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tv   The Last Word With Lawrence O Donnell  MSNBC  May 22, 2014 10:00pm-11:01pm PDT

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thanks for being with us tonight. lawrence o'donnell will be here tonight by phone and we have some breaking news on the irs to discuss with him, but first, why did democrats decide to get onboard with these benghazi hearings? one name comes to mind, hillary clinton. >> new questions today about the benghazi select committee. >> another fight on capitol hill. >> yesterday, nancy pelosi appointed five dems to that committee. >> how much is about protecting hillary clinton? >> she is the presumptive nominee. >> democrats are going to do what they can. >> defense team to protect hillary clinton. >> everybody keeps warning might be a, quote, circus. >> no question this is going to evolve into a circus. >> we must not politicize it. >> this is not about politics. >> political side show. >> monumental waste of time and taxpayer dollars. >> red herring, waste of time.
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>> i stand by my statement of monumental waste and waste of time. >> probably a witch hunt. >> what will the republicans do? >> they do want to tie this to clinton as much as possible. >> secretary clinton can fend for herself. >> what difference at this point does it make? it is our job to figure out what happened and do everything we can to prooent it from ever happening again. >> trust me, she can handle herself. >> good evening, i'm ari melber in for lawrence o'donnell. you have probably heard some of the numbers, eight investigations and reports into benghazi, 25,000 documents, and now, one new committee devoted entirely to that 2012 attack, which killed four americans. democrats just named their members to the house committee, and today, congressman elijah cummings began outlining his party's approach to the republicans' benghazi obsession. >> we needed to be in the room, because somebody has to be the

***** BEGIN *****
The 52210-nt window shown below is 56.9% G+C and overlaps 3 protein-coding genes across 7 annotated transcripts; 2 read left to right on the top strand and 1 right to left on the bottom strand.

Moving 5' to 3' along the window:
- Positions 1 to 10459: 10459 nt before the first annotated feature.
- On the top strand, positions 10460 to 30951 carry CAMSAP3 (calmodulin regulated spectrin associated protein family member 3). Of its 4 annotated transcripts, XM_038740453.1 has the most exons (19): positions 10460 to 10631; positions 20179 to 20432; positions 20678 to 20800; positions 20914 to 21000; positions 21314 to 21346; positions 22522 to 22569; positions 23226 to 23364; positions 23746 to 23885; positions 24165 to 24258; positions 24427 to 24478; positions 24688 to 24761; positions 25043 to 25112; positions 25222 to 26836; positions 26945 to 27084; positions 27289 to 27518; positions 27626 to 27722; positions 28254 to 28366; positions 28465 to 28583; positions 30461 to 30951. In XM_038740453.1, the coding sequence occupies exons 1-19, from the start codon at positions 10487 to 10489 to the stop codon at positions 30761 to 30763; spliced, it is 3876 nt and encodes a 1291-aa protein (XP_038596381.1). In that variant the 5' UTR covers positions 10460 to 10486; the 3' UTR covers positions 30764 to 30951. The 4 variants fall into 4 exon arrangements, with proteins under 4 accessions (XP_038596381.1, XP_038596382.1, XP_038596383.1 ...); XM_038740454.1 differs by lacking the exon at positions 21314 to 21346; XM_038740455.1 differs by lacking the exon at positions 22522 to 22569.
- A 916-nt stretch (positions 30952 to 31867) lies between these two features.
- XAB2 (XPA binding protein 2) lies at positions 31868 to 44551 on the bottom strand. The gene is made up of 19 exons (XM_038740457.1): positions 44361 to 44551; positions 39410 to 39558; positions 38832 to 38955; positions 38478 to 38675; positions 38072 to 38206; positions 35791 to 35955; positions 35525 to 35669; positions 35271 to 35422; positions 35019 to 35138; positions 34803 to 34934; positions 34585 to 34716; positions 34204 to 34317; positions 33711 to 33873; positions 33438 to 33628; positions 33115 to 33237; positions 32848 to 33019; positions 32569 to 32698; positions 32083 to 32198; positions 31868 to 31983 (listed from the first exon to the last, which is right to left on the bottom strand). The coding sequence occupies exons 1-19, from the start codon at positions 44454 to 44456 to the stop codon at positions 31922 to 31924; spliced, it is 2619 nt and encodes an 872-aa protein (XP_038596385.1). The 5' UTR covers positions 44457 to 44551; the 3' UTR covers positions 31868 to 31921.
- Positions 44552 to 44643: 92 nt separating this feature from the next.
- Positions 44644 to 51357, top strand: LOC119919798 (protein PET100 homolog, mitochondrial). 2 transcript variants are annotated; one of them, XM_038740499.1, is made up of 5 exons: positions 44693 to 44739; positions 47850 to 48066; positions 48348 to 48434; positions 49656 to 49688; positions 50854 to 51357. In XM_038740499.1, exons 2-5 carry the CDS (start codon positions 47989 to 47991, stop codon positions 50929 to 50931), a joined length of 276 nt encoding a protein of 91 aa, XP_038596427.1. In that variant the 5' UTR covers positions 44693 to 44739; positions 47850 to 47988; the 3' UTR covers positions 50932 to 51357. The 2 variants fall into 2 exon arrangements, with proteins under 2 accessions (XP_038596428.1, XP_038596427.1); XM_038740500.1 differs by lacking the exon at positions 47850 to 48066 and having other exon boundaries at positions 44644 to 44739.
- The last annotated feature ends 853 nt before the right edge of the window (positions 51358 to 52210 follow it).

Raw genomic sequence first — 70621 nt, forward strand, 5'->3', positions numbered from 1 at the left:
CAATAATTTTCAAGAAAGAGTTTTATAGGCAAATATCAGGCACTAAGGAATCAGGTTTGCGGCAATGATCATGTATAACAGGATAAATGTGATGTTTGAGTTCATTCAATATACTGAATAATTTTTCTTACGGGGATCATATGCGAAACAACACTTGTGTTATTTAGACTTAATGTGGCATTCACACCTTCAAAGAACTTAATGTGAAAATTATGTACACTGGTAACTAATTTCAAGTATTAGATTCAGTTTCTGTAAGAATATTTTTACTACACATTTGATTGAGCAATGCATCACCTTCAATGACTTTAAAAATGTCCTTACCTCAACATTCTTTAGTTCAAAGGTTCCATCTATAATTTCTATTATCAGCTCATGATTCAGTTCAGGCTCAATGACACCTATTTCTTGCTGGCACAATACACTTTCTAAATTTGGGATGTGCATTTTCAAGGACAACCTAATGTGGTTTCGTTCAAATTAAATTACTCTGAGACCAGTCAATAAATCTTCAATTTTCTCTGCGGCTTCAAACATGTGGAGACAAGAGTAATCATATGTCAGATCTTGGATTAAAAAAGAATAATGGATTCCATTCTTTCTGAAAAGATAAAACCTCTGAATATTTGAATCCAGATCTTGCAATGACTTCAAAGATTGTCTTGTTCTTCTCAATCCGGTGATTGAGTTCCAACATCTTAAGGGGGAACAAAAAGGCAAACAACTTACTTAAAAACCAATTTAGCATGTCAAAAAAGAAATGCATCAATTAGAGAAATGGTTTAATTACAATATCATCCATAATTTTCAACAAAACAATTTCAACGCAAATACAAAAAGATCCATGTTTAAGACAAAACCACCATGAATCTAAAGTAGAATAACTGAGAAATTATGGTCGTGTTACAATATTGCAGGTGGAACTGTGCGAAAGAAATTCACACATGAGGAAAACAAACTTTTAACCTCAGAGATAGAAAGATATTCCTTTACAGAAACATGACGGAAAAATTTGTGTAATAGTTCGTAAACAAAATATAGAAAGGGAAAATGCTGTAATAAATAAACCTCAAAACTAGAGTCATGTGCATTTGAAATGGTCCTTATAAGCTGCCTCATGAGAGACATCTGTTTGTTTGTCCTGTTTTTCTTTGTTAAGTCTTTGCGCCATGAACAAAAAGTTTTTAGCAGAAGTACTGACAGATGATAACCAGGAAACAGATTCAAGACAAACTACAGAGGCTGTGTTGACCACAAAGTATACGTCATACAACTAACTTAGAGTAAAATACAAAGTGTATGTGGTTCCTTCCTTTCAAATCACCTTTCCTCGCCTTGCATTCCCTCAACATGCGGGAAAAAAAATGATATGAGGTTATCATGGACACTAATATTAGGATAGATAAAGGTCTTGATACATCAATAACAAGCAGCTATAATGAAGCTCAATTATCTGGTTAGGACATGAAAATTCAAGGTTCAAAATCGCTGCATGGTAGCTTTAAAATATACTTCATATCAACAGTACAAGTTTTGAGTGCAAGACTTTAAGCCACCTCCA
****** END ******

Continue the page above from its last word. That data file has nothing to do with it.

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defender of the truth, and somebody has to challenge the untruths in a very effective way, and so although it may -- we may not like the idea that it's going on, we have to be in the room. i'm still trying to figure out what the purpose of it is, this special committee, because we have had now an arb report, we've had two bipartisan senate reports, we've had the four reports coming out of the house, and even the armed services ranking member said, basically, enough is enough. >> the democrats' decision to engage here, certainly, is about patrolling the truth in the committee, but it's also about a potential debate that can spill into 2016, and lately it's become clear that republicans have their sights set on the person they believed is their biggest threat here, hillary clinton.
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politico reports that people close to hillary had urged democratic leadership to make sure the former secretary isn't openly exposed to partisan attacks in the investigation. just who and how close those sources really are to hillary is not known. here's what we do know, republican congressman trey gowdy, the chair of this new committee, has all but confirmed he's going to call hillary as a witness. "without specific reference to any individual, if someone has knowledge surrounding a relevant fact, i would expect the committee to talk to him, you're a smart guy, do you think she has knowledge surrounding any relevant facts?" you have to love those rhetorical questions on the hill. congressman cummings says hillary clinton doesn't need anybody's help. >> did you communicate with hillary clinton representatives or anyone from that team? >> no, no. i believe that -- let me be clear, i believe that secretary clinton can fend for herself.